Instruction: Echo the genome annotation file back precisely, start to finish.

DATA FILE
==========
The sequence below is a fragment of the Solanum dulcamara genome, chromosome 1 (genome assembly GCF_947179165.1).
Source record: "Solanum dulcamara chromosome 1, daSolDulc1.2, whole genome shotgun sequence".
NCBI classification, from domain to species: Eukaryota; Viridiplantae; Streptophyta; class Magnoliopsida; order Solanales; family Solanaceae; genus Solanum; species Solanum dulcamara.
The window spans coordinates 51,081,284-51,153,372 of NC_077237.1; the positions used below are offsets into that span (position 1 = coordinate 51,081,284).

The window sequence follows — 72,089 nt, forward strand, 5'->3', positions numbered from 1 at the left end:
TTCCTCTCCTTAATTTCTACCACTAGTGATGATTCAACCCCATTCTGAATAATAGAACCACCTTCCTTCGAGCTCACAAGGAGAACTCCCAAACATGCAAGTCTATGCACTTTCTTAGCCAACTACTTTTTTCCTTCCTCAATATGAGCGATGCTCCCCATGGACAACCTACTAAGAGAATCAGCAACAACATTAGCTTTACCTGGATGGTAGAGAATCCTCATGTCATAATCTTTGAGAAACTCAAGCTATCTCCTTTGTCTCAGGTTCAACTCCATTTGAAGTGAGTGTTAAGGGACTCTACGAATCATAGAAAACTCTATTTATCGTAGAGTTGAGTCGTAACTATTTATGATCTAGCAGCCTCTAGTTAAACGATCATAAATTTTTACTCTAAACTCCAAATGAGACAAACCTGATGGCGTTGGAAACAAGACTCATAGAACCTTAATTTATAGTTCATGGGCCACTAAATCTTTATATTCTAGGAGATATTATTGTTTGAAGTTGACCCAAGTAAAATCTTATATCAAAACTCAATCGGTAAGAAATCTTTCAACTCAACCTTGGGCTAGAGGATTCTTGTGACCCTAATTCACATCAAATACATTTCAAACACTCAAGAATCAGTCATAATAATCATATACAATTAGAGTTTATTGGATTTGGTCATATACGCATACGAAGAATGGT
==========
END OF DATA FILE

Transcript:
The sequence below is a fragment of the Solanum dulcamara genome, chromosome 1 (genome assembly GCF_947179165.1).
Source record: "Solanum dulcamara chromosome 1, daSolDulc1.2, whole genome shotgun sequence".
NCBI classification, from domain to species: Eukaryota; Viridiplantae; Streptophyta; class Magnoliopsida; order Solanales; family Solanaceae; genus Solanum; species Solanum dulcamara.
The window spans coordinates 51,081,284-51,153,372 of NC_077237.1; the positions used below are offsets into that span (position 1 = coordinate 51,081,284).

The window sequence follows — 72,089 nt, forward strand, 5'->3', positions numbered from 1 at the left end:
TTCCTCTCCTTAATTTCTACCACTAGTGATGATTCAACCCCATTCTGAATAATAGAACCACCTTCCTTCGAGCTCACAAGGAGAACTCCCAAACATGCAAGTCTATGCACTTTCTTAGCCAACTACTTTTTTCCTTCCTCAATATGAGCGATGCTCCCCATGGACAACCTACTAAGAGAATCAGCAACAACATTAGCTTTACCTGGATGGTAGAGAATCCTCATGTCATAATCTTTGAGAAACTCAAGCTATCTCCTTTGTCTCAGGTTCAACTCCATTTGAAGTGAGTGTTAAGGGACTCTACGAATCATAGAAAACTCTATTTATCGTAGAGTTGAGTCGTAACTATTTATGATCTAGCAGCCTCTAGTTAAACGATCATAAATTTTTACTCTAAACTCCAAATGAGACAAACCTGATGGCGTTGGAAACAAGACTCATAGAACCTTAATTTATAGTTCATGGGCCACTAAATCTTTATATTCTAGGAGATATTATTGTTTGAAGTTGACCCAAGTAAAATCTTATATCAAAACTCAATCGGTAAGAAATCTTTCAACTCAACCTTGGGCTAGAGGATTCTTGTGACCCTAATTCACATCAAATACATTTCAAACACTCAAGAATCAGTCATAATAATCATATACAATTAGAGTTTATTGGATTTGGTCATATACGCATACGAAGAATGGT